Canadian Forest Service Publications
Considering spatiotemporal processes in big data analysis: Insights from remote sensing of land cover and land use. 2019. Comber, A.J.; Wulder, M.A. Transactions in GIS. 23:879–891.
Issued by: Pacific Forestry Centre
Catalog ID: 40050
Availability: PDF (download)
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Data are increasingly spatio‐temporal—they are collected some‐where and at some‐time. The role of proximity in spatial process is well understood, but its value is much more uncertain for many temporal processes. Using the domain of land cover/land use (LCLU), this article asserts that analyses of big data should be grounded in understandings of underlying process. Processes exhibit behaviors over both space and time. Observations and measurements may or may not coincide with the process of interest. Identifying the presence or absence of a given process, for instance disentangling vegetation phenology from stress, requires data analysis to be informed by knowledge of the process characteristics and, critically, how these manifest themselves over the spatio‐temporal unit of analysis. Drawing from LCLU, we emphasize the need to identify process and consider process phase to quantify important signals associated with that process. The aim should be to link the seriality of the spatio‐temporal data to the phase of the process being considered. We elucidate on these points and opportunities for insights and leadership from the geographic community.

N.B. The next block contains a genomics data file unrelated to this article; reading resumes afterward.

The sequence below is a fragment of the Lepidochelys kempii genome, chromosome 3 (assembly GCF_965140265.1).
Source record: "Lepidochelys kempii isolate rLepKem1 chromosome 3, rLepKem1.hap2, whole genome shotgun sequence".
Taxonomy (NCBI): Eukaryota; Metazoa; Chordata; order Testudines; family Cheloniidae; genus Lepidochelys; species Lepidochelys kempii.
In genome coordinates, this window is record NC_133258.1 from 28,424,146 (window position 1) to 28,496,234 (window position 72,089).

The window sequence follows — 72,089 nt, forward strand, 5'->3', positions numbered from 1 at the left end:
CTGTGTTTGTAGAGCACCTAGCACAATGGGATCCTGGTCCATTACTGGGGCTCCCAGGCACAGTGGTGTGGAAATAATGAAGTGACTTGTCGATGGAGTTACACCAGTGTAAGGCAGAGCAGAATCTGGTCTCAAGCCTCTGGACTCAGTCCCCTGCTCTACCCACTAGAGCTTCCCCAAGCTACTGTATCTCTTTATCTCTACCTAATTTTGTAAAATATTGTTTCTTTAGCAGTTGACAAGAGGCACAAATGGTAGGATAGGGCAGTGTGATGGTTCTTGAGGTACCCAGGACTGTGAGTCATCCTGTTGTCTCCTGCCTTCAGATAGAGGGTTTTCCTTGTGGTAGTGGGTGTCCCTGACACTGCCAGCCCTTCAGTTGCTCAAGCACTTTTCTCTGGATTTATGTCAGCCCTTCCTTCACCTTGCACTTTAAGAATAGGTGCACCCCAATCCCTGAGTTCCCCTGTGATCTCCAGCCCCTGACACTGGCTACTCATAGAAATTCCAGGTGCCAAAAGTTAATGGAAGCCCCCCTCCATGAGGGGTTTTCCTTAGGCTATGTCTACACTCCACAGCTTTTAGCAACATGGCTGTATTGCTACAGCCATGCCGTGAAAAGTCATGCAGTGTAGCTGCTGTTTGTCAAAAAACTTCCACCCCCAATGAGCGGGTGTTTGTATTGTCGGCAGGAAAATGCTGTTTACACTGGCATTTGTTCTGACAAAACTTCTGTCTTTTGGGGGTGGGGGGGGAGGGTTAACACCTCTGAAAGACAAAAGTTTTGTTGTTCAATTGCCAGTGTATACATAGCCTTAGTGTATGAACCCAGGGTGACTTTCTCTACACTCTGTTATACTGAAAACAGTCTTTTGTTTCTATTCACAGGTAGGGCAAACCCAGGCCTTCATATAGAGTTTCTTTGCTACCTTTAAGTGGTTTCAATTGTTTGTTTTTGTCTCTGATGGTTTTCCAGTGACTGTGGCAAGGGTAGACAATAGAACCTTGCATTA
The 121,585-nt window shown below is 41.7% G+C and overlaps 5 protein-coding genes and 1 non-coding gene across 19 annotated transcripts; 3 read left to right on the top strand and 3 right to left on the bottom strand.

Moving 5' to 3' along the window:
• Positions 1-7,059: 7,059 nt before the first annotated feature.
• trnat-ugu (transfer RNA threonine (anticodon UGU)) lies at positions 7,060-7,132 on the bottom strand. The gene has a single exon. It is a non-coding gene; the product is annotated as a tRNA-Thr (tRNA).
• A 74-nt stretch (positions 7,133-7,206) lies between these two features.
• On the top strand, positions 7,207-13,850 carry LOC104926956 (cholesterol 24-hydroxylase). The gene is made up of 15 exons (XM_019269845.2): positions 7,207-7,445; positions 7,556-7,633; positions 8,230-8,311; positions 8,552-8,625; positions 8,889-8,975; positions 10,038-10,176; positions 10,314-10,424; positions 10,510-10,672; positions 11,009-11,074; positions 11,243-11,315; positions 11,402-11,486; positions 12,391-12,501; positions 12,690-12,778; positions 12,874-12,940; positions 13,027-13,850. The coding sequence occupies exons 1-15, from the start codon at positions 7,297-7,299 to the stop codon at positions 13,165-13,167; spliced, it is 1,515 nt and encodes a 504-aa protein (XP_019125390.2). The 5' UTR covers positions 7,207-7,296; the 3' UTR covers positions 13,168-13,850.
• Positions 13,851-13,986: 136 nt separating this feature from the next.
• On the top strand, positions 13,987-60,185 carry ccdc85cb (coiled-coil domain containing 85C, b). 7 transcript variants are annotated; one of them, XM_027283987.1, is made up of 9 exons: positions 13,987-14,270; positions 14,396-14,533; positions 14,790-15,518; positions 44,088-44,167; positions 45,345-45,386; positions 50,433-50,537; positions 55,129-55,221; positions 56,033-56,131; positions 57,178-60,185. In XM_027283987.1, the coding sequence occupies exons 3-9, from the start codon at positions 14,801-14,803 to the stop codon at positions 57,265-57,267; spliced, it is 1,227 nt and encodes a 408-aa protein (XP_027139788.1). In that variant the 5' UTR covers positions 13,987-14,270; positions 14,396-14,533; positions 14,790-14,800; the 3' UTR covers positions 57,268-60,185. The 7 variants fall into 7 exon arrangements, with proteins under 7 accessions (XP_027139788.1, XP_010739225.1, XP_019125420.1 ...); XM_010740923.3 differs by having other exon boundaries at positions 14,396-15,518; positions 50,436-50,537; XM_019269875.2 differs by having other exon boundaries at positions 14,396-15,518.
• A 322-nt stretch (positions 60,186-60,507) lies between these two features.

Plain Language Summary
- Reviews utility of time series remote sensing for monitoring.
- Data are increasingly spatio-temporal – they are collected some-where and at some-time. Tobler observed that near elements (in space) are expected to be more similar than far elements. Yet, overarching physical, seasonal, or climatic processes serve to confound these common expectations when the temporal dimension is considered.
- Through the example of land cover / land use (LCLU) and related change (LCLUC), in this paper we offer that spatio-temporal analyses of big data should be grounded in an understanding of underlying process. Processes exhibit behaviours over both space and time dimensions and measurements may or may not coincide with the given change or process dynamic of interest.
- When implementing Geographical Data Analysis of spatio-temporal data the aim should be to link the seriality (i.e., measurement interval, data density) of the spatio-temporal data to the phase of the process being considered.
- We suggest that this consideration underpins the understanding and strength of spatio-temporal prediction, inference about process, analyses of changes in quality and condition, spatial temporal trajectories and potential future (LCLU) changes.